The past year has solely revolved around Jose Reyes and whether he will return in 2012 or skip town for a big payday. Many people, myself included, have criticized Sandy Alderson and the Mets for not acting sooner to lock the all-star shortstop. But upon further review, I am not sure he is healthy enough to complete a 7, 6, 5 or even 4-year contract at the level we saw in the first half of 2011.
The 28-year old speedster was well on his way to an MVP award in the first half, batting .354 in 350 at-bats, 30 stolen base and 40 extra base hits including 15 triples. After going down with several hamstring injuries throughout the second half of 2011, Reyes only compiled 187 at-bats, batting .305/.356/.428 with one triple and nine stolen bases.
The 50-point drop in batting average is not nearly as stunning to me as the 1 triple and 9 steals. This speaks volumes to the idea that Reyes was not 100% healthy and did not want to test his fragile legs upon his return from the disabled list.
If you compare Reyes’ second half figures to those of his probable replacement Ruben Tejada, the numbers are shockingly similar:
In such a financially-pressed time for the Mets, is it REALLY worth it for them to commit to 6+ years and well over $100 million to Reyes when they can get almost the same level of production from Tejada for league minimum? Obviously Tejada is not a given source of production by any means, but to be perfectly honest, neither is Reyes anymore.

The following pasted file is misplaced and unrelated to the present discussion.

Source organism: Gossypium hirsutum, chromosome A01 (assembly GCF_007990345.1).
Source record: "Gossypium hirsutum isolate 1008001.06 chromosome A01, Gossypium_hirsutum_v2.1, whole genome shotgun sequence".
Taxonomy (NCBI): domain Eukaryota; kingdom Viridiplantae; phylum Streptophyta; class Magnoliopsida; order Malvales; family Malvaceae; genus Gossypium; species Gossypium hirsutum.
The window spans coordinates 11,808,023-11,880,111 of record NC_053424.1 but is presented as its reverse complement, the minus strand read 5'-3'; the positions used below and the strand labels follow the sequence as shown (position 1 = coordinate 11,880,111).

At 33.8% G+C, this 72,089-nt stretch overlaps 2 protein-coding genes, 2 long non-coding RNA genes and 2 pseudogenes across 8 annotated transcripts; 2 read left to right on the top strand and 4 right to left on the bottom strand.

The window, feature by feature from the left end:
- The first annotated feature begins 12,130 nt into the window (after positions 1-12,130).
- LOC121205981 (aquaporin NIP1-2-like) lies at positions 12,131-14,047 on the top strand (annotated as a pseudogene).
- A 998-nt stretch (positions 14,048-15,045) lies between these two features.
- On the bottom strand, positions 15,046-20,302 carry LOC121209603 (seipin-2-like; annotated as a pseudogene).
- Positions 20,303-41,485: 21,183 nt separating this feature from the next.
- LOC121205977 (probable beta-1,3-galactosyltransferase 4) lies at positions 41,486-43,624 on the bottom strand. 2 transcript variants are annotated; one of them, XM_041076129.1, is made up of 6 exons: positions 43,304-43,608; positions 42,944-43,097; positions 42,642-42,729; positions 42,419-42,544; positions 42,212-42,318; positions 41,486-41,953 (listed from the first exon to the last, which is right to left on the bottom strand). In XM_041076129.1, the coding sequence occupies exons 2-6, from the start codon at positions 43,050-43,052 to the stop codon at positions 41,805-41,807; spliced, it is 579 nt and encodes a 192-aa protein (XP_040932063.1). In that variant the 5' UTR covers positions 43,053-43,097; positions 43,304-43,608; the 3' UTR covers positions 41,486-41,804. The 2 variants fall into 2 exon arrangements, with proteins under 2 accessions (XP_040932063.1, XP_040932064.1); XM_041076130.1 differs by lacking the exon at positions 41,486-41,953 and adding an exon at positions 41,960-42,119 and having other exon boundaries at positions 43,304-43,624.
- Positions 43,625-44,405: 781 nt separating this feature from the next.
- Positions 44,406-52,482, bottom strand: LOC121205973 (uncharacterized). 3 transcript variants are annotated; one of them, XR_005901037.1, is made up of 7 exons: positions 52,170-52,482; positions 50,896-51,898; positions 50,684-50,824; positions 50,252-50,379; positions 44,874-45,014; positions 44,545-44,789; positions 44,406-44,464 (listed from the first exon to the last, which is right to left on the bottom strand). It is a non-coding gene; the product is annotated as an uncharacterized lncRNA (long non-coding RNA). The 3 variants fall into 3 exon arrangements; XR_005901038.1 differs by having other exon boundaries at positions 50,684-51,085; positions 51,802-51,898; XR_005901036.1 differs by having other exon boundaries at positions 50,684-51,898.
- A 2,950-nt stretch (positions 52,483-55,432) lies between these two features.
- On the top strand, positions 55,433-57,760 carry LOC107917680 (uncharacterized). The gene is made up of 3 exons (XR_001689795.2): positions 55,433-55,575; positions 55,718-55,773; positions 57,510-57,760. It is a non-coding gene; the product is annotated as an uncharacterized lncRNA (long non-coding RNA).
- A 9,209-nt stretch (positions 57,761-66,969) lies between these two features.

When Jon Niese strained his hammy in 2010 after tearing it back in 2009, Bobby Ojeda said on SNY that when you have a severe injury to a hamstring, it never completely goes away. It follows you throughout your career and it is something you have to cope with. Now that might work for someone who is only on the field for 6+ innings every five days, but not for a shortstop who relies on his legs for his entire game. Reyes makes his money off of being one of the fastest men to ever step foot on a baseball field, but if his legs give out on him, all you are left with is a good contact hitter with a strong arm; and that is not worth the great deal of money needed to retain him.
As a Met fan, I would love to see Reyes retire in Flushing. His talent is absolutely worth the money he and his agent Peter Greenberg are commanding, but whether his body can withstand another 5,6 or 7 years of wear and tear is a HUGE question mark, making him a risk. A risk that frankly the Mets simply cannot afford to take.